Disaster?! Mud, trailers, cancelled election, and altars

The mud encasing people’s feet at Burning Man was the weirdest glopping of mud I’ve seen since trying to get out of Copley Lake on the wetland side. Despite the stories on national news that the Burners might have to ration food and water to survive the muddy morass, most people actually at the site seemed pretty chill to the circumstances and were going with the literal flow of rain in the desert. Disaster averted! 

Meanwhile, the real disasters, like the inability to get foie gras on Elk Avenue in July within 20 minutes of craving it, are here in this valley and not Black Rock City. Thank goodness an emergency has been declared! Mark Walter heard the call and is apparently coming to the rescue!

But it’s not just foie gras (which is a disaster itself). I mean the dozen or so snowmobile trailers parked along the Pyramid Avenue public right-of-way seem to be mysteriously multiplying. That is sending some into a tizzy as the road that leads to some of the most expensive homes in the North Valley is super visible and having to drive by janky trailers is considered by many to be a catastrophe. What will we do?! How will we make it through the fall until the town winter parking regs force the trailers to switch sides of the street every night for parking and they’ll probably go away?!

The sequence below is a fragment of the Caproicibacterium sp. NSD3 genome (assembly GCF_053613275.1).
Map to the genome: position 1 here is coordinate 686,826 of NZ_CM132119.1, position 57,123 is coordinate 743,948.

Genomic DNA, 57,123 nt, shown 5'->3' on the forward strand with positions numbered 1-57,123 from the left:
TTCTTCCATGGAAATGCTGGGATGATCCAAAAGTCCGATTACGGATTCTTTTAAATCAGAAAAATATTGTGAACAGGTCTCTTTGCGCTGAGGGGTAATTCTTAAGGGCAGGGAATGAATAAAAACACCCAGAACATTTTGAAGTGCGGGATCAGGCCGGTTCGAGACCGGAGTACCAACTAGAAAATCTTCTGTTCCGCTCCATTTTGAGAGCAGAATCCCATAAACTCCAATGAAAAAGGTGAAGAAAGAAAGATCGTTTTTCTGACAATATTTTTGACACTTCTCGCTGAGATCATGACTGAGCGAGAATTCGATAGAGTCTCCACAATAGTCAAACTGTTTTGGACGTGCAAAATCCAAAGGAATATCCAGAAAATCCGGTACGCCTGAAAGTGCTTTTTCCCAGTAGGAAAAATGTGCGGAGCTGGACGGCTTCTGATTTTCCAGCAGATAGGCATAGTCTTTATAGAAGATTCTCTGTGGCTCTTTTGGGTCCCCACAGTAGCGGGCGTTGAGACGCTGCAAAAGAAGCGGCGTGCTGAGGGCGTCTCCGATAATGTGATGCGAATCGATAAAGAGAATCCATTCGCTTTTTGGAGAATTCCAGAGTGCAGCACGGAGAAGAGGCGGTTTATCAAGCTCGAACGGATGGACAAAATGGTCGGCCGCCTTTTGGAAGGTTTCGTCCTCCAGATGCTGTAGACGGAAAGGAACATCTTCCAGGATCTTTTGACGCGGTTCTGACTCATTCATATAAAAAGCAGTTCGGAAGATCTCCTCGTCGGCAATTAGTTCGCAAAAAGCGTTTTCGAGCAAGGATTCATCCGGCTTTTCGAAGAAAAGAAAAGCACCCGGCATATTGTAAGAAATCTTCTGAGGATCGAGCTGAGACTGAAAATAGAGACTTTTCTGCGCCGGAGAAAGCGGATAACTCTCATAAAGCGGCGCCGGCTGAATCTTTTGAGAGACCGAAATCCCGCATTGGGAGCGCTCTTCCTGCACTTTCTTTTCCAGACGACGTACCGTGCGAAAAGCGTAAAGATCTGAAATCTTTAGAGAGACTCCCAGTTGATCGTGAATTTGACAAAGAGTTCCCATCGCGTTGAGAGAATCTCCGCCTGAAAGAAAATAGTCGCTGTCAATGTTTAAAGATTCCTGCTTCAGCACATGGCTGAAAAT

You want a real issue? How about the fact that for the first time in my memory there is not going to be a town council election for Crested Butte. That’s just not right and seems so Mt. CB. And despite the regular assertion from councilmember and now shoe-in for another term, Mallika Magner, that there are fewer and fewer people living in town these days compared to a decade or two ago and that leads to a shortage of people available for town boards like the council—I think there are more people living in town now than just about ever. But fewer people may be willing to put in the time and take the flack for sitting on town council in a small town. It is more work than people think and there is certainly criticism involved, but Crested Butte has always been a place for people to step up, take a stand and work to make the place better. This lack of an election is a bit of a red flag, but I hope it is simply an anomaly and not the start of a trend toward an apathy disaster.